Brown’s book examines history as a two-part story of one human family

Asha Bajaj
11 min readMar 22, 2019

Brampton, Mar 22 (IBNS): Medium’s Asha Bajaj interacts with Barry Brown, author of “Humanity: The World Before Religion, War & Inequality”

Excerpts:

1. Your book, Humanity: The World Before Religion, War & Inequality has gained a lot of praise from historians in India and North America. But before we go into that, please tell us a bit about your background and early childhood.

I grew up in Toronto and was raised Jewish although most of my family was not very religious. My earliest ambition was to be a theoretical physicist but my math skills were weak, so while I kept reading books and articles about Science, my focus began to shift into history and literature. By the time I was in High School, I had decided to become a writer and so I immersed myself in meeting people from different backgrounds and lifestyles, reading about different cultures, histories and the personal struggles of people who faced discrimination and other hardships in their life. At home and School, I was often punished and beaten for nothing more than thinking independently, so I had an immediate empathy with others who faced similar uphill battles. By the end of my time in High School I had started my fledgling career as a writer. I had my first paid poetry reading at a Toronto library and my first play was slated for production. However, the Director who chose my play suddenly moved out of Toronto, so it was never staged.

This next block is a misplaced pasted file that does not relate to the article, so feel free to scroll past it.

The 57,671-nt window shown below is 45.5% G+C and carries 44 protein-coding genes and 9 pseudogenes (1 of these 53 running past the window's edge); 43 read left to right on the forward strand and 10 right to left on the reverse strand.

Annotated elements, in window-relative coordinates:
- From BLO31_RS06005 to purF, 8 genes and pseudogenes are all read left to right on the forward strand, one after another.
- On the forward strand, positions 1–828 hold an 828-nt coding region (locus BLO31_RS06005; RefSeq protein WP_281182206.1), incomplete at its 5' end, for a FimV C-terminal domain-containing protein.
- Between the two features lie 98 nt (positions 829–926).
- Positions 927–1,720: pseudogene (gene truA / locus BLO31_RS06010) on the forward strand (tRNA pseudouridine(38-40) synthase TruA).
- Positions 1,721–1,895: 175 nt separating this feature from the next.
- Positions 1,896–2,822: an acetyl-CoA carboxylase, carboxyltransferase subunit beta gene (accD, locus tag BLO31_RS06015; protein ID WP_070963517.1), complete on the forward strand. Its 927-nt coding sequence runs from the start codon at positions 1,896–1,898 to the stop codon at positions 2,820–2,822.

In my late teens I decided to drop out of High School and leave my family home. I bought a train ticket for Vancouver and rode the rails to the West Coast. When I arrived in Vancouver, I already had a wide range of experiences and personalized education. I’d become a vegetarian, begun to practice yoga, spent time studying the I Ching, the Baha’i philosophy, Japanese poetry and many other subjects. My life in Vancouver seemed not much different from Toronto. I wanted to expand my way of thinking so when I was given the chance to live in an abandoned logger’s cabin on top of Mt. Tuam on Saltspring Island (B.C.), I took it. I communed with others and experienced a very rugged life. I cut wood for my cast iron stove and heater, gathered water from a mountain stream and generally lived a life close to that of the early settlers. This experience also had its limits and one day while on a ferry boat traveling back to Vancouver, I met a young man with the Hare Krishna books and began to read it. He told me the group…

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Asha Bajaj

I write on national and international Health, Politics, Business, Education, Environment, Biodiversity, Science, First Nations, Humanitarian, gender, women